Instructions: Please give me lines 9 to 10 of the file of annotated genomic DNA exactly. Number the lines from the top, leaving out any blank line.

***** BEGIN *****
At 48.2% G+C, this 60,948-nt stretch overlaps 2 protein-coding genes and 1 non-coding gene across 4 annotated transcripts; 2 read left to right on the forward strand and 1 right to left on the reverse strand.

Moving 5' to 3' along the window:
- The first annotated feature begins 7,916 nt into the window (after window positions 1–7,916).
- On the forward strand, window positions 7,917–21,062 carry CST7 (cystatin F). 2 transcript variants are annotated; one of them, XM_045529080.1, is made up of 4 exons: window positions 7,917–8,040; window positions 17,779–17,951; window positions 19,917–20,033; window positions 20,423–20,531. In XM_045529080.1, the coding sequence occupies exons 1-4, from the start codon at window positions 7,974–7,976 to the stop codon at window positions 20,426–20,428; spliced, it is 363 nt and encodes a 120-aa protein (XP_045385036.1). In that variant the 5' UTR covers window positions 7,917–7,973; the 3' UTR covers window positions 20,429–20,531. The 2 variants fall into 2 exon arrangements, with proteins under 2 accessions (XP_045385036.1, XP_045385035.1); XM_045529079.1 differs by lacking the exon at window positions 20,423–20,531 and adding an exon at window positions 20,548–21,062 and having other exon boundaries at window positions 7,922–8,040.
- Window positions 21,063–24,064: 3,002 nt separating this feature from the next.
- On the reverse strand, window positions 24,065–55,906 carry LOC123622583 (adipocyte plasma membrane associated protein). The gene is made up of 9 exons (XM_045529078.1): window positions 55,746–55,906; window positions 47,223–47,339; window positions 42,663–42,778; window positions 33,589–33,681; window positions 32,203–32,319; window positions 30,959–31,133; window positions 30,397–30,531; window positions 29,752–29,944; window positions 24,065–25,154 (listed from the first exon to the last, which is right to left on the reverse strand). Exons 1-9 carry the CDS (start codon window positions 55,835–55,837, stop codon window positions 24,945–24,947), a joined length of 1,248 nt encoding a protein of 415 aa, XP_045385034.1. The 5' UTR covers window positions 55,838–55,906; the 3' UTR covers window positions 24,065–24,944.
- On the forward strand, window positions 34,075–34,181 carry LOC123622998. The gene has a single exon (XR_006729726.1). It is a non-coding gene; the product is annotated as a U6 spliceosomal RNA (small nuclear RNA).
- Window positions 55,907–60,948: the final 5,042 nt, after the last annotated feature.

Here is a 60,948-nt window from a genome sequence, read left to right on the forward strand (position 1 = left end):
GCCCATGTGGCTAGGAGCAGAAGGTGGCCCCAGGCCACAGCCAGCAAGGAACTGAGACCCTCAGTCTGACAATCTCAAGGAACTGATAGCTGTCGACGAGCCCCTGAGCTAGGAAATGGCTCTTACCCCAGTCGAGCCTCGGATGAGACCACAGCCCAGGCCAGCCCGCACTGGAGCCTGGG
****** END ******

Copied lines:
Here is a 60,948-nt window from a genome sequence, read left to right on the forward strand (position 1 = left end):
GCCCATGTGGCTAGGAGCAGAAGGTGGCCCCAGGCCACAGCCAGCAAGGAACTGAGACCCTCAGTCTGACAATCTCAAGGAACTGATAGCTGTCGACGAGCCCCTGAGCTAGGAAATGGCTCTTACCCCAGTCGAGCCTCGGATGAGACCACAGCCCAGGCCAGCCCGCACTGGAGCCTGGG